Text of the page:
As I have been informed, at the time and in the regions of Gautama Buddha, there was a culture sophisticated in debate, with community debating halls in ?every? community. There were also apparently customs of experienced spiritual practitioners challenging each other to debate. These encounters were vigorous, apparently of great public interest, and greatly affected reputation in these communities. I think DN16 is directed towards these activities.
But now we don’t have such culture, and it’s actually illegal in many places to challenge people’s religious beliefs in public; it is defined as harrassment, prejudice, blasphemy, hate speech, etc. So it might be inappropriate in general public now. Breaking laws or breaching customs of civility is not AFAIK something the Buddha allowed, as it endangered the existence of the Sangha, and the preservation of the Dhamma; nor is it required or even perhaps congruent with the Noble 8 Fold Path.
“And what is right speech? Abstaining from lying, from divisive speech, from abusive speech, & from idle chatter: This is called right speech.”
— [SN 45.8]
"Monks, a statement endowed with five factors is well-spoken, not ill-spoken. It is blameless & unfaulted by knowledgeable people. Which five?
“It is spoken at the right time. It is spoken in truth. It is spoken affectionately. It is spoken beneficially. It is spoken with a mind of good-will.”
— [AN 5.198]
"One should speak only that word by which one would not torment oneself nor harm others. That word is indeed well spoken.
“One should speak only pleasant words, words which are acceptable (to others). What one speaks without bringing evils to others is pleasant.”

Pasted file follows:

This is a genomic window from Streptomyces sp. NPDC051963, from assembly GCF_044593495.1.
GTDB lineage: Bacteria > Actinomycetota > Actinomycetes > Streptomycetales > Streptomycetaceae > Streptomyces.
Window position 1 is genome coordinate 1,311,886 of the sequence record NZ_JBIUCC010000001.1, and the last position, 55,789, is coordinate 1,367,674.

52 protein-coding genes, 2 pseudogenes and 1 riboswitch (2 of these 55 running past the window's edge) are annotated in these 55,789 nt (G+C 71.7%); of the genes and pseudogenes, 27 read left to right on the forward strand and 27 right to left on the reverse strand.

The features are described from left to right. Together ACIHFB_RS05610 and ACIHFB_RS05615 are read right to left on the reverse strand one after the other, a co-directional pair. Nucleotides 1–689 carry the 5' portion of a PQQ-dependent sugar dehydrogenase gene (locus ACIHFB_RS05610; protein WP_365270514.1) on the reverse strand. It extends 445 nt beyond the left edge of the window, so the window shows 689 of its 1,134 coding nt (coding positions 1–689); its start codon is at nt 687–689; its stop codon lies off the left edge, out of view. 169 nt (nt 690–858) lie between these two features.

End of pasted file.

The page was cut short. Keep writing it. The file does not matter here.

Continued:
— [Thag 21]
"Abandoning divisive speech he abstains from divisive speech. What he has heard here he does not tell there to break those people apart from these people here. What he has heard there he does not tell here to break these people apart from those people there. Thus reconciling those who have broken apart or cementing those who are united, he loves concord, delights in concord, enjoys concord, speaks things that create concord.
"Abandoning abusive speech, he abstains from abusive speech. He speaks words that are soothing to the ear, that are affectionate, that go to the heart, that are polite, appealing & pleasing to people at large.
"Whenever you want to perform a verbal act, you should reflect on it: ‘This verbal act I want to perform — would it lead to self-affliction, to the affliction of others, or to both? Is it an unskillful verbal act, with painful consequences, painful results?’ If, on reflection, you know that it would lead to self-affliction, to the affliction of others, or to both; it would be an unskillful verbal act with painful consequences, painful results, then any verbal act of that sort is absolutely unfit for you to do.
There’s more on this topic at